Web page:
Observed worldwide every Nov. 20 in honor of the transgender people slain worldwide, Transgender Day of Remembrance 2017 took place at a historic time in our country – barely two weeks after the election of Danica Roem of Virginia as the nation’s first transgender state legislator (replacing a man who once called referred to himself as the state’s “chief homophobe“) and the Minneapolis City Council victory of Andrea Jenkins, the first transgender woman of color to hold public office in the U.S.

But grim statistics overshadow these firsts: At least 25 transgender people have been killed so far in 2017, making it the most deadly on record, advocacy groups say. Anti-transgender hate crimes surged by 44 percent between 2015 and 2016, according to the FBI, compared to a 4.6 percent rise in the total of hate crimes overall during the same period.

Though the term may evoke an incident that happens on the street, transgender people also face hate violence at school, work and the doctor’s office, according to a landmark 2015 survey of nearly 28,000 transgender Americans. And compounding the injury is the fact that transgender people perceive that they have nowhere to turn when they are attacked.

In results released earlier this year, 62 percent of the Maine survey respondents who interacted with police officers reported mistreatment, including “being verbally harassed, repeatedly referred to as the wrong gender, physically assaulted, or sexually assaulted, including being forced by officers to engage in sexual activity to avoid arrest.” As a result, 59 percent of respondents said they would feel uncomfortable asking law enforcement for help if they needed it.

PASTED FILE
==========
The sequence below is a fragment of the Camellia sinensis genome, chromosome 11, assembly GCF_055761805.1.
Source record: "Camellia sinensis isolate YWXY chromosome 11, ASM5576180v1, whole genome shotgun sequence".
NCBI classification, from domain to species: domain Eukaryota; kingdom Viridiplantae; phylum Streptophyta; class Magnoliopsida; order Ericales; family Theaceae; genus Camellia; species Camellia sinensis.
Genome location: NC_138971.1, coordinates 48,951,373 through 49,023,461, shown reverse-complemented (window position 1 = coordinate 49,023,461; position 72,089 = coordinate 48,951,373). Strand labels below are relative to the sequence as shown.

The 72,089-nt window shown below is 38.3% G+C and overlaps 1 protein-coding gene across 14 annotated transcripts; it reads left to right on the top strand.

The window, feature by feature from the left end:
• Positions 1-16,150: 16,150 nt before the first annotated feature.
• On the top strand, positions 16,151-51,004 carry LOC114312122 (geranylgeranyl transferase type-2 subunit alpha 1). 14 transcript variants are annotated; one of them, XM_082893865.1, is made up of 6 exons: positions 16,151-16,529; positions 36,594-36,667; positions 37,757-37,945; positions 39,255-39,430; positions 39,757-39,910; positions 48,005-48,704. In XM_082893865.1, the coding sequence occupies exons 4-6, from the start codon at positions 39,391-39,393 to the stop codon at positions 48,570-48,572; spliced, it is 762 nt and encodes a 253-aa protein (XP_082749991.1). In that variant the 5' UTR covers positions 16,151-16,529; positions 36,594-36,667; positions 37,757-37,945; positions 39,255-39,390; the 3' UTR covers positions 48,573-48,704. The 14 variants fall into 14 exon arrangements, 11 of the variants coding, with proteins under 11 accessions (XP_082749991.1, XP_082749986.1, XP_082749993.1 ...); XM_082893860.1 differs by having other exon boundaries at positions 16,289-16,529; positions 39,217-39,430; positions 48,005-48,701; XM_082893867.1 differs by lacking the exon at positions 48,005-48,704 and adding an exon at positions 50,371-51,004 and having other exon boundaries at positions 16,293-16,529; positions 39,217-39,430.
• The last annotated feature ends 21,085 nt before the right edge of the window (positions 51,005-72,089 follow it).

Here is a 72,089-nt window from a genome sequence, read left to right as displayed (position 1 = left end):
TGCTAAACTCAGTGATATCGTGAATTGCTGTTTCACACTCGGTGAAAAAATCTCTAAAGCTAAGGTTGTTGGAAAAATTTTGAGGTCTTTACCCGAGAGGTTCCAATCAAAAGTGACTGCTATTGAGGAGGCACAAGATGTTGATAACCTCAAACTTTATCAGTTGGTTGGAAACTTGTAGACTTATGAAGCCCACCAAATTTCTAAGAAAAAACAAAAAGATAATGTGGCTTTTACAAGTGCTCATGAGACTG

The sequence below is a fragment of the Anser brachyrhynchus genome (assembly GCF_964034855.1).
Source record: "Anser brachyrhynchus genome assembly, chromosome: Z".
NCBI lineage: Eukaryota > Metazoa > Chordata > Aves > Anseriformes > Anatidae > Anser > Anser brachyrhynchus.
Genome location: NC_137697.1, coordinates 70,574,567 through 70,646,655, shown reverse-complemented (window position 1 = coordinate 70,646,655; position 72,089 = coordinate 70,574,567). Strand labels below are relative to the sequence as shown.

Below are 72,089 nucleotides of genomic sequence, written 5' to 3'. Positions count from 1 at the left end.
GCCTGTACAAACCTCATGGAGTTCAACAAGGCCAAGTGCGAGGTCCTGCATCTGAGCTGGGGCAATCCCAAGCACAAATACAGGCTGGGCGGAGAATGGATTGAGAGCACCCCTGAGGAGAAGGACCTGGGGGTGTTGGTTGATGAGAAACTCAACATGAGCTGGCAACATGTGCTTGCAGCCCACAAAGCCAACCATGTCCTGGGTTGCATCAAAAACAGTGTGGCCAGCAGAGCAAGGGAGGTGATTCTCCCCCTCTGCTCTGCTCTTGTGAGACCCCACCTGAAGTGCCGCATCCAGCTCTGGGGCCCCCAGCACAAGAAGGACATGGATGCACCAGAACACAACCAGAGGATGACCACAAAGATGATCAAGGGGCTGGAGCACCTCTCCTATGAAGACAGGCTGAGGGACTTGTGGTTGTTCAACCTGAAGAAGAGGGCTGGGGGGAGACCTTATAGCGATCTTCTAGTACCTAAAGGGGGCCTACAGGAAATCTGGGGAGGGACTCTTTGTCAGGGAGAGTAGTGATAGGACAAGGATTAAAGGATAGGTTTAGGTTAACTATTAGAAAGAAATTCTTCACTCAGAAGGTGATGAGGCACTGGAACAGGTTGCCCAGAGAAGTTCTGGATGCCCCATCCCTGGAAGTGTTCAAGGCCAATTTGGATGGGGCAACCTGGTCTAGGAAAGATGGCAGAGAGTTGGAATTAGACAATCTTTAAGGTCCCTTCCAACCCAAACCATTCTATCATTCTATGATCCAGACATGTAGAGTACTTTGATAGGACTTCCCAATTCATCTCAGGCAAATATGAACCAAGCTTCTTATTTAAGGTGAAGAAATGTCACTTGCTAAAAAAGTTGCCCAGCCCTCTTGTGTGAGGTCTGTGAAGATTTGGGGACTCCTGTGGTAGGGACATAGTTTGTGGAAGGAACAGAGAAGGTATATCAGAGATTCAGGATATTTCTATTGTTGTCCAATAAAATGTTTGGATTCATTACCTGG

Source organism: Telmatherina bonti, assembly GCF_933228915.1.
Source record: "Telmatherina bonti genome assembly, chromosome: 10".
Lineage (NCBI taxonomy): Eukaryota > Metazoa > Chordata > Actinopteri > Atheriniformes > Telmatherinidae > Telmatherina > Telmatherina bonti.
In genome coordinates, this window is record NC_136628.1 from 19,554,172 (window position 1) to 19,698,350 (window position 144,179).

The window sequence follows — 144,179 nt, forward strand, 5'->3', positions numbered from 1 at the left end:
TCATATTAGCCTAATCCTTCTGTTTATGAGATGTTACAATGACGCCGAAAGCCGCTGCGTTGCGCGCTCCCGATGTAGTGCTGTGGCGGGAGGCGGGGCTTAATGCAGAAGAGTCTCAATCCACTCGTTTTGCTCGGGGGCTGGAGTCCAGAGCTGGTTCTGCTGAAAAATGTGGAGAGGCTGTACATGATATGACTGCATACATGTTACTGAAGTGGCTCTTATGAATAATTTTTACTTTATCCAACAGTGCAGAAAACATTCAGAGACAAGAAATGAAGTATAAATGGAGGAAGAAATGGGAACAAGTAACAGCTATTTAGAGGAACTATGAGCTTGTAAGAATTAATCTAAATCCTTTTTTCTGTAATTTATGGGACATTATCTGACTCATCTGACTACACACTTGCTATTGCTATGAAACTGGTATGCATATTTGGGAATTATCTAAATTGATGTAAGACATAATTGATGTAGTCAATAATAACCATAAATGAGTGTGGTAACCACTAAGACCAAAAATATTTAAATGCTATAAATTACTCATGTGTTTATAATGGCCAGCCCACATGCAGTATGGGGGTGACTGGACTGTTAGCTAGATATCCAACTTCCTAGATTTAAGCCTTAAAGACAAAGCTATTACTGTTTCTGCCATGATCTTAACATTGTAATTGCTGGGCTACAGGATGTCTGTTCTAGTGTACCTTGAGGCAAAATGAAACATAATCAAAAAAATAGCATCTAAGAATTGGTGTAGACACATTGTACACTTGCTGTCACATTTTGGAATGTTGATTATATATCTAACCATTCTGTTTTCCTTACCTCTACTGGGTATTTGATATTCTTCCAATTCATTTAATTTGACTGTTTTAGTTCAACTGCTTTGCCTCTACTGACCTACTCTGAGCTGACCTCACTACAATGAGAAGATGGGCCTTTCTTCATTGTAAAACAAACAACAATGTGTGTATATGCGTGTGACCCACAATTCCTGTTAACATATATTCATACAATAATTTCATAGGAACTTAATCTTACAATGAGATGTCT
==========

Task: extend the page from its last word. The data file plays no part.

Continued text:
It should be made clear that this won’t be countenanced. The Maine Criminal Justice Academy should examine its training methods with an eye toward revising them; the Justice Department’s Community Oriented Policing Services Office suggests the best practices in a recent report. Boston Police Department guidelines, for example, call for officers to address someone who is transgender by their preferred name, even if it hasn’t been legally formalized. In West Hartford, Connecticut, Police Department policy advises officers honor a transgender person’s request to be searched by someone of a specific gender.

Transgender Day of Remembrance vigils memorialize the victims of the gravest threat to the safety of transgender men, women and teenagers. But as we honor those killed, we shouldn’t forget that transgender people are regularly targeted for other forms of violence as well – and they should be able to call for help without putting themselves further at risk.

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